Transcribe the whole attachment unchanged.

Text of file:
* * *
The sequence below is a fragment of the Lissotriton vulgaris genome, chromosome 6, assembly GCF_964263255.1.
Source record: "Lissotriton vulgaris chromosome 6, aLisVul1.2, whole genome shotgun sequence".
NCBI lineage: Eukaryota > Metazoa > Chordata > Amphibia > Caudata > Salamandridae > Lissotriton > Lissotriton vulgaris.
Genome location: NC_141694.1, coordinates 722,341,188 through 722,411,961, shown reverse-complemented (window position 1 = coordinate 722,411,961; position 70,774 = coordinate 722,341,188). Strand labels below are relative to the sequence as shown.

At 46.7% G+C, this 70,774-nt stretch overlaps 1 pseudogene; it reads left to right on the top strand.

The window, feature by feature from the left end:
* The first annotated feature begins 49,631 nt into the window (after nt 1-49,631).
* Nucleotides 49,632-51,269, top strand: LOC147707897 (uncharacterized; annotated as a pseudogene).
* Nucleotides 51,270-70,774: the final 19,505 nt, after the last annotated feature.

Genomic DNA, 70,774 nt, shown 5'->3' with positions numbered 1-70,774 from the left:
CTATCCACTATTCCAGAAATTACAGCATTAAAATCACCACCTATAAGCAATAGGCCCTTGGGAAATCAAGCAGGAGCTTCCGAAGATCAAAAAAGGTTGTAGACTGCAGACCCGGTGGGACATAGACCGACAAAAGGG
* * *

The sequence below is a fragment of the Lissotriton vulgaris genome, chromosome 6, assembly GCF_964263255.1.
Source record: "Lissotriton vulgaris chromosome 6, aLisVul1.2, whole genome shotgun sequence".
NCBI lineage: Eukaryota > Metazoa > Chordata > Amphibia > Caudata > Salamandridae > Lissotriton > Lissotriton vulgaris.
Genome location: NC_141694.1, coordinates 722,341,188 through 722,411,961, shown reverse-complemented (window position 1 = coordinate 722,411,961; position 70,774 = coordinate 722,341,188). Strand labels below are relative to the sequence as shown.

At 46.7% G+C, this 70,774-nt stretch overlaps 1 pseudogene; it reads left to right on the top strand.

The window, feature by feature from the left end:
* The first annotated feature begins 49,631 nt into the window (after nt 1-49,631).
* Nucleotides 49,632-51,269, top strand: LOC147707897 (uncharacterized; annotated as a pseudogene).
* Nucleotides 51,270-70,774: the final 19,505 nt, after the last annotated feature.

Genomic DNA, 70,774 nt, shown 5'->3' with positions numbered 1-70,774 from the left:
CTATCCACTATTCCAGAAATTACAGCATTAAAATCACCACCTATAAGCAATAGGCCCTTGGGAAATCAAGCAGGAGCTTCCGAAGATCAAAAAAGGTTGTAGACTGCAGACCCGGTGGGACATAGACCGACAAAAGGG